Fresno’s Jesus Campos was denied a fifth straight win at the Two Cities Marathon & Half on Sunday because of cramps and running a slower time than last year. Still, he was all smiles after Sunday’s 26.2-mile effort.
The reason: his students.
“They motivate me,” said Campos, who works as a Spanish teacher at Cooper Academy and also organizes a running club for youth. “They shout and wave when we see each other. It’s really nice.”
When Campos reached mile 20 in the midst of his agonizing stomach cramps, 12-year-old Faith Martinez waved her arms and yelled “Go Mr. Campos! Go!” Faith wasn’t cheering from the sidelines — she was waiting at the relay point for teammate Samuel Kellar to finish the first leg of the Clovis half-marathon relay.
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They are members of the running club at Cooper Academy and have enjoyed their time learning from Mr. Campos.
“He makes running fun for us,” said Faith.
Added Samuel: “It’s kind of cool. He pushes us to do races we might not normally do.” He ran in the California Classic Half Marathon earlier this year.
Campos always runs with his students and when he can, finds opportunities for them to run outside of school — a local 5K, charity race or half marathon.
“I just like sharing” his passion for running, Campos said humbly.
It’s true. The day before the race, he opened his home to fellow elite runner Edward Korir of Kenya, the man who ended up beating him in the full marathon.
“I’ve won this race the past four years. It doesn’t matter anymore,” said Campos, who turns 30 on Thursday. “I’m just having a good time. This running community is a really special one.”
Running with a purpose
• Jesus Madrigal of Madera ran his fourth consecutive Two Cities half marathon since starting a workout regimen four years ago.
The 36-year-old once weighed more than 330 pounds. “Bear,” as his family calls him, is down to 215 and ran a personal-best 2:04:45 Sunday.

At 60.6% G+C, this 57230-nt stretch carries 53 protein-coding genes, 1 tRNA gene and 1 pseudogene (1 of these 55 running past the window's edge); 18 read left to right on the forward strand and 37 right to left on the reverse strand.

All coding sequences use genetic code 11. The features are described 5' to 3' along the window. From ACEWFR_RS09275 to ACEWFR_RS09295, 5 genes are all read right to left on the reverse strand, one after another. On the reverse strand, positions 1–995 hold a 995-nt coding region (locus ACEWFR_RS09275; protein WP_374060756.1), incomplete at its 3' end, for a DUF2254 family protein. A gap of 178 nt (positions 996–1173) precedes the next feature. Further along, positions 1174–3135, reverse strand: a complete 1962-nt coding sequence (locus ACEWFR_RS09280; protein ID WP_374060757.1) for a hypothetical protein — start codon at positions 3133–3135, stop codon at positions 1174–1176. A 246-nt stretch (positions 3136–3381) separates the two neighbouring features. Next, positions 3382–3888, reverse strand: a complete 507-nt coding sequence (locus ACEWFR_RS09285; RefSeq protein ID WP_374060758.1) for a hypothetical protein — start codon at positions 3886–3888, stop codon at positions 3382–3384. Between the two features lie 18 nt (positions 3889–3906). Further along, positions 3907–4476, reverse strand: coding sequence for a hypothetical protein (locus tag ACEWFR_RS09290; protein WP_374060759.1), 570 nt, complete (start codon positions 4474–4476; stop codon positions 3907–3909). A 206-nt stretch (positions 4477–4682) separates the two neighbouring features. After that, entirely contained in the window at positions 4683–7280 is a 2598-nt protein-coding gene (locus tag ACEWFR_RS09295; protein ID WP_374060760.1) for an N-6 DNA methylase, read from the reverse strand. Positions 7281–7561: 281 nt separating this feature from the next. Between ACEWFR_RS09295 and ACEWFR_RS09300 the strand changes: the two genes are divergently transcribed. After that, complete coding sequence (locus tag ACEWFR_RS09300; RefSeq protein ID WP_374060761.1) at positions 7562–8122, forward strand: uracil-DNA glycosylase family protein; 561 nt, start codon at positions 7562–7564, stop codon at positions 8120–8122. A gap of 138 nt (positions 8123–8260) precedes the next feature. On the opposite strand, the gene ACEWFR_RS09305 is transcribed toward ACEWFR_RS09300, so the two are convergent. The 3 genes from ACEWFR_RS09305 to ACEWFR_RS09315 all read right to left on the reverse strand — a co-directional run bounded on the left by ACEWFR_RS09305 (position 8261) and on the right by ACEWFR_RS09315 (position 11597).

“It’s a lot of work, but it feels better because it hurts less at the end,” he said.
• Martha “Marty” Wilbur likely became the oldest finisher in the Two Cities Marathon.
Wilbur, who turned 100 in May, crossed the finish line with granddaughter Melanie Krebs, who pushed her in a racing wheelchair most of the way. But Wilbur, who had surgery for a broken hip two years ago, walked the last quarter-mile. She and Krebs finished in 3:33:43.
• Jeff Cendz and Michael Lara for the sixth year in a row helped their best friend, John Cornelius, push his 20-year-old disabled son Joseph in a wheelchair. Joseph suffers from severe cerebral palsy and cannot speak or move, but enjoys going on runs with his father while strapped into a specialized wheelchair.
Known as Team Joseph, the three friends alternated pushing Joseph through the Clovis half while receiving all kinds of support, including chants of “Team Joseph” from spectators and runners holding hands with Joseph.
Said Lara: “Joseph’s our heart and we’re his legs.”
• Wearing a Superwoman costume and the words “FOR JOSE” on his bib, Jorge Ramirez ran the Clovis half to give himself a slight bit of pain in honor of a lifelong best friend who has experienced worse.
That friend is Jose Ramirez, who suffered an aortic aneurysm and was told by doctors he’d never be able stand on his own again. Jorge said Jose proved his naysayers wrong and is now able to walk.
“That will,” he said. “In honor of his struggle, I gave myself one. It’s about an internal struggle. Every runner has a reason they’re running.”
Moment of silence
Prior to the start of the Clovis half, race officials held a moment of silence to honor one of the biggest helpers behind the scenes.
John Micheli each year worked with fellow volunteer Russ Lee for the final 24 hours setting up the four race courses.
Micheli died in February at age 65. Two Cities also honored Micheli by putting his name on the back of this year’s race shirts.